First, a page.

Friday, May 30, 2014

Statement: The Secretary of Budget on PHL’s 5.7% GDP growth

From the Website of GPH - Government of the Philippines

Statement: The Secretary of Budget on PHL’s 5.7% GDP growth

Statement of Secretary Florencio B. Abad:
On the Philippines’ 5.7% GDP growth
[Released on May 29, 2014]

When 2014 began, the country had only just begun to right itself from what seemed like an especially challenging year. The last ten months saw us go through some considerable setbacks, from corruption scandals in the Philippine bureaucracy to the devastation caused by Super Typhoon Yolanda.

GDP figures for the first quarter of the year reflect the difficulties of the work of recovery. Indeed, Yolanda struck at several sectors crucial to driving growth, particularly the agriculture and fishing industries.

Nevertheless, other forces helped keep our economic momentum going, albeit at a slower clip. Expenditures continued to play a major role in catalyzing growth. Public construction rose by 22.3 percent, spurred by a 49.2-percent increase in government expenditures for infrastructure and capital outlay in January and February. This helped boost the country’s capital formation to 7.7 percent in the first quarter, notwithstanding the 6-percent slump in private construction in the same period.

Disbursements for public construction were made largely toward infrastructure projects under the Department of Public Works and Highways (DPWH) and the Department of Transportation and Communication (DOTC), as well as the Health Facilities Enhancement Program (HFEP) of the Department of Health (DOH) and various infrastructure projects implemented through Grassroots Participatory Budgeting in the Autonomous Region of Muslim Mindanao (ARMM).

It’s useful to note, however, that the slowdown in private construction was influenced by some necessary interventions: the Bangko Sentral ng Pilipinas (BSP) had to tighten policies to prevent the formation of a real estate bubble. These involved the stricter enforcement of banking rules, including the reporting of investments in debt and equity that financed real estate activities in the first quarter of the year.

Vigorous activity in public construction was clearly a principal driver in the expansion of our first-quarter GDP, even as private construction decelerated in the first three months of the year. Without the Administration’s focused investments in infrastructure and capital outlay, it’s very likely that GDP growth in the first three months of 2014 would have contracted further.

Meanwhile, government final consumption expenditure climbed by 2 percent in the first three months of the year, thanks to increased public spending on Personnel Services (PS) and Maintenance and Other Operating Expenditures (MOOE). Disbursements for PS spiked by 6.3 percent to finance new teaching positions in the Department of Education, as well as to cover the Magna Carta benefits of social workers and the rise in pension claims and base pay of the country’s uniformed personnel. MOOE spending scaled up by just 2.7 percent, as most disbursements for this sector had been frontloaded in the previous year on account of the election ban.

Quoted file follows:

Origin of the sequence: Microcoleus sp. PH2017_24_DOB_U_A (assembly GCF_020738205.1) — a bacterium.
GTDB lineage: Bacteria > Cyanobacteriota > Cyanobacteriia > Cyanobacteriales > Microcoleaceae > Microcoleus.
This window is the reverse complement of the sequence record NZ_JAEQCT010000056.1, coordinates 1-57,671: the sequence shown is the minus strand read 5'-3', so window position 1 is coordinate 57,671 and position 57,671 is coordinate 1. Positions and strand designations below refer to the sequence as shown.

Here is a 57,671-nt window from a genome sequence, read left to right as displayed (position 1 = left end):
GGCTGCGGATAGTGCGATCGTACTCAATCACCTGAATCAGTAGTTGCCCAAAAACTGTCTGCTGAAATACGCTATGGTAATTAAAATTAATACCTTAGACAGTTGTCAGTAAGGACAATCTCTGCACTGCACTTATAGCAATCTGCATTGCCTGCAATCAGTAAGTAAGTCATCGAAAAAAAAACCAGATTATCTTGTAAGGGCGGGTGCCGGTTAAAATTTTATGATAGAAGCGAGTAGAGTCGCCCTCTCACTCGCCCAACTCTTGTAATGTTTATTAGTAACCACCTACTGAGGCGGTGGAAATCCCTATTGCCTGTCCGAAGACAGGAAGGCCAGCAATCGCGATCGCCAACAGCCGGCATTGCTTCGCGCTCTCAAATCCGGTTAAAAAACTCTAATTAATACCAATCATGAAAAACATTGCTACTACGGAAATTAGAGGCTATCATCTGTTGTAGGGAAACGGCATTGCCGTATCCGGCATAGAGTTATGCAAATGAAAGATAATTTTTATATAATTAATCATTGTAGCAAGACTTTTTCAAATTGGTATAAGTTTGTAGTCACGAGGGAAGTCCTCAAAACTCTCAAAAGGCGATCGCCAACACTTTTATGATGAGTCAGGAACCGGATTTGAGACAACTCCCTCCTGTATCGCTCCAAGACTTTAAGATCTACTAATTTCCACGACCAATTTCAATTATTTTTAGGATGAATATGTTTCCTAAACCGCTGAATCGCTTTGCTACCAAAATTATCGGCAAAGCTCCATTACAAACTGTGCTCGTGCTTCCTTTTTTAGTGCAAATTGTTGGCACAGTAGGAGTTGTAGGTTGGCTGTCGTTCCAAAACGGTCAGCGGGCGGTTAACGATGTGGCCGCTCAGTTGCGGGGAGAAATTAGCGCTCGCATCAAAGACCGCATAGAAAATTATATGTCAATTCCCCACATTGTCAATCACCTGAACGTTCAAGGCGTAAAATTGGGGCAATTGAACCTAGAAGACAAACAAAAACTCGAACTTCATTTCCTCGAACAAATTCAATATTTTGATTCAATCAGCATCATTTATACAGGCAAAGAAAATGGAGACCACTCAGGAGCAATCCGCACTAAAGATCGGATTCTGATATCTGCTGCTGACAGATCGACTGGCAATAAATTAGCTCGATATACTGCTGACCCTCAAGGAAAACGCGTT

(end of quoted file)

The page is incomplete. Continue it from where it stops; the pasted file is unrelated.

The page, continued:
With the Updated Philippine Development Plan as the Aquino administration’s blueprint for inclusive growth, we intend to accelerate disbursements in our bid for stronger and more inclusive development. For one, the government’s post-calamity reconstruction and rehabilitation activities—especially in Yolanda-hit areas—will go a long way in ramping up our public infrastructure investments. This is on top of the major infrastructure programs already lined up for this year, given the Administration’s drive to boost economic services in the country through public construction and capital outlay.

It’s crucial as well to note that public infrastructure has advanced by leaps and bounds since the Aquino administration took over. Government-driven construction has consistently performed well, and we can expect it to maintain—perhaps even surpass—its current pace and create a decidedly positive impact on the country’s economic profile.

Despite the volatility of the global market, the Philippines still proved to be one of Asia’s best-performing economies, despite the blows we absorbed in the previous year. Ours is a position of studied optimism, where we have a full appreciation of the economic risks in our purview, as well as of the country’s immense potential for robust development in the next three quarters.

As always, our good governance agenda and stable economic fundamentals remain at the heart of the Aquino administration’s campaign for inclusive growth. In this way, reforms for transparency, accountability, and openness will not just fuel rapid and sustainable economic progress, but will likewise bring real and tangible improvements to the lives of Filipinos.

GPH Website

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